Similar confusion arises when our heroes fight back with an acrylic spray. This might easily be used to make the invisible invaders visible, but instead they use it to seal one into his futile corpse-vehicle, transporting him back to their underground lab (shades of Darabont’s Walking Dead show, and indeed the phrase “the walking dead” is used throughout), where they crack the plastic shell with high pressure and attempt to destroy their prisoner with a battery of experimental techniques. Finally, sound waves reduce the poor invisiblite to a soapy mound of foam.

What’s not clear is why they assume the alien will survive being hermetically sealed in an acrylic coating. Wouldn’t they go the way of Shirley Eaton in GOLDFINGER?

John Agar wears a terry-cloth hazmat suit.

Ah, John Agar, his very presence the stamp of low, low quality. In biology class, agar means is a jelly used to cultivate germs. In movies, it’s roughly the same. Agar’s last movie, THE NAKED MONSTER, came out three years after his physical death, which is always a sure sign of a very special kind of career. Also, he was married to Shirley Temple. In my book, that makes him a pedophile. That may not be fair, or true, but since when did that stop anybody?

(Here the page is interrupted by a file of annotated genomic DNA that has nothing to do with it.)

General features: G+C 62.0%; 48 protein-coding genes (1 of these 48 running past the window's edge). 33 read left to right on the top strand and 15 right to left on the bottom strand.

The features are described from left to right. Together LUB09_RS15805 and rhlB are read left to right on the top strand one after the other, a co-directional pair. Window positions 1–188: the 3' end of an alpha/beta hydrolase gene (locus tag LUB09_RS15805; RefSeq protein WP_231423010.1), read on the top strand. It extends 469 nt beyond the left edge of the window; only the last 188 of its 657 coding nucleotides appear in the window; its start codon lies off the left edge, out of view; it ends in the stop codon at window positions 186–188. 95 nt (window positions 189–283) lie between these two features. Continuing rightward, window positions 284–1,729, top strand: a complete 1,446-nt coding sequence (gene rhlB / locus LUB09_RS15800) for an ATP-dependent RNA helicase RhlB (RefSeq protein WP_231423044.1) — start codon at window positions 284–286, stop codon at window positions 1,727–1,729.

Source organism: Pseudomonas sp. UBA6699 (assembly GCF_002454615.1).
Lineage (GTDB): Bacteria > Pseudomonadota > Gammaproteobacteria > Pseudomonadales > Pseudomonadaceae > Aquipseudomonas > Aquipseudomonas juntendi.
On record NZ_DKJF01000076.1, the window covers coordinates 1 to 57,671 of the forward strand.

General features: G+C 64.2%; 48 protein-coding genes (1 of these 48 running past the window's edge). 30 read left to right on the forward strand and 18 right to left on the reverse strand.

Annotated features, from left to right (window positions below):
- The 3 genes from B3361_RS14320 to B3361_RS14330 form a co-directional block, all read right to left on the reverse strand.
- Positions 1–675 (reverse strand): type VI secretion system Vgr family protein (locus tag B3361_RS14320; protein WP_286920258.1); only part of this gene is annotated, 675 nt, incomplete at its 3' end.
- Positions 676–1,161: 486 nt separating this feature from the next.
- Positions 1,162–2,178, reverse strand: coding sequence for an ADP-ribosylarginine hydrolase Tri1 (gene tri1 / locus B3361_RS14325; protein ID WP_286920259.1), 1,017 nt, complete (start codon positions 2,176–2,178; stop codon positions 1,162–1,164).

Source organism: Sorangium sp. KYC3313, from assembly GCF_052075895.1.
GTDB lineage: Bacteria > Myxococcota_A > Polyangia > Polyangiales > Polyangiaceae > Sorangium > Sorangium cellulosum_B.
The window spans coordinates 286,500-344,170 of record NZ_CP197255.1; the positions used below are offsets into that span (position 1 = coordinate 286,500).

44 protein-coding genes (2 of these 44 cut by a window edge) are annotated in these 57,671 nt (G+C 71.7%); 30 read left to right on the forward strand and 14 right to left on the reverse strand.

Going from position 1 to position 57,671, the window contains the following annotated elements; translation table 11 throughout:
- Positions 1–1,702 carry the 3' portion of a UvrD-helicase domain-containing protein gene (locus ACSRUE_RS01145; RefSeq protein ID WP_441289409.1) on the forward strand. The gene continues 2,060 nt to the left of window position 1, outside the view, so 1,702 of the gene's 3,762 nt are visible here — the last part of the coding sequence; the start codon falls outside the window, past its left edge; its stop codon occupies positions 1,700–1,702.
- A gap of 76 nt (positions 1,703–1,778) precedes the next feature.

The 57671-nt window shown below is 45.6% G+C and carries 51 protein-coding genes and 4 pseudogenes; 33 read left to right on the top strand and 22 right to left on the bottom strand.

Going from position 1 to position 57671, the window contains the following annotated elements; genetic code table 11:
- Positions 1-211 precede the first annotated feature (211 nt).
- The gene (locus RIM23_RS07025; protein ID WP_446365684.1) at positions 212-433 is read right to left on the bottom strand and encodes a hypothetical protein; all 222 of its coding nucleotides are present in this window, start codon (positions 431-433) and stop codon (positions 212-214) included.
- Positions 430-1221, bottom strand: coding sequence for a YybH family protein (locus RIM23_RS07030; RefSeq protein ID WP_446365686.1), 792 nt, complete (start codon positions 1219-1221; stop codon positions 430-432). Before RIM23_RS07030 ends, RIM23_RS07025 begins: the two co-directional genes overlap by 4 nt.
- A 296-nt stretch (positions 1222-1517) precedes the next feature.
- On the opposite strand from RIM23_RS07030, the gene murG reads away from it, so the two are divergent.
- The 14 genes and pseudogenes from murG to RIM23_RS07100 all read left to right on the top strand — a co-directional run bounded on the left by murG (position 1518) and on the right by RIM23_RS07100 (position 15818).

True star of this movie is wattled scientist and pacifist Philip Tonge, in a dignified and sincere turn that manages to inject a bit of humanity into the thing. He’s joined, briefly, by John Carradine as the first victim of alien resurrection, Dr Karol Noymann — a name previously assigned to Edgar Barrier in writer Samuel Newman’s earlier THE GIANT CLAW. Again, this info comes from Joe Dante. It was nice to see Carradine as he’d just appeared, via stolen clips from VOODOO MAN, in Craig Baldwin’s MOCK UP ON MU, which I watched not five minutes earlier, thus adding to my ongoing sensation of being trapped in an uncanny web of coincidence. This is the feeling that’s held sway since I started reading Ulysses, “the book with everything in it,” and I wondered if the invisibility theme encountered in Cahn’s film and Alan Moore’s League of Extraordinary Gentleman and another film I watched, THE AMAZING MR BLUNDEN (directed by Lionel Jeffries, who’s also excerpted in MOCK UP ON MU) had anything to do with Joyce. It does!

“For I’m the boy / Who can enjoy / Invisibility!”

Thanks to the mysterious Andrew deSelby for pointing this out.

Observe the sonic death ray. It’s clearly made of wood. Since it’s been hastily improvised in response to an unexpected alien invasion, that’s actually reasonable. But the wily humans, not wishing to give away their ultimate weapon’s jerry-built origins, have painted it silver.


Can anyone explain why I find the above image so funny?

Joe Dante also claims that the zombie motif is reprised from Cahn’s CREATURE WITH THE ATOM BRAIN (scripted by Curt Siodmak), “but without that film’s squibbing” — in the print we saw, the squib effects were present and correct, providing some slight added value as little explosions puncture the zombie army’s business suits.

Usually Hollywood movies with pacifist characters exist in order to show the pacifist either learning the error of his ways and wading in, fists a-flying, or getting disintegrated, thus illustrating the necessity for violent action. This movie’s take is more nuanced, or one might say fucked up, since the pic ends with Tonge’s dewlapped peacemonger uniting the nations of the Earth — against the common enemy, those invisible bastards from the Moon.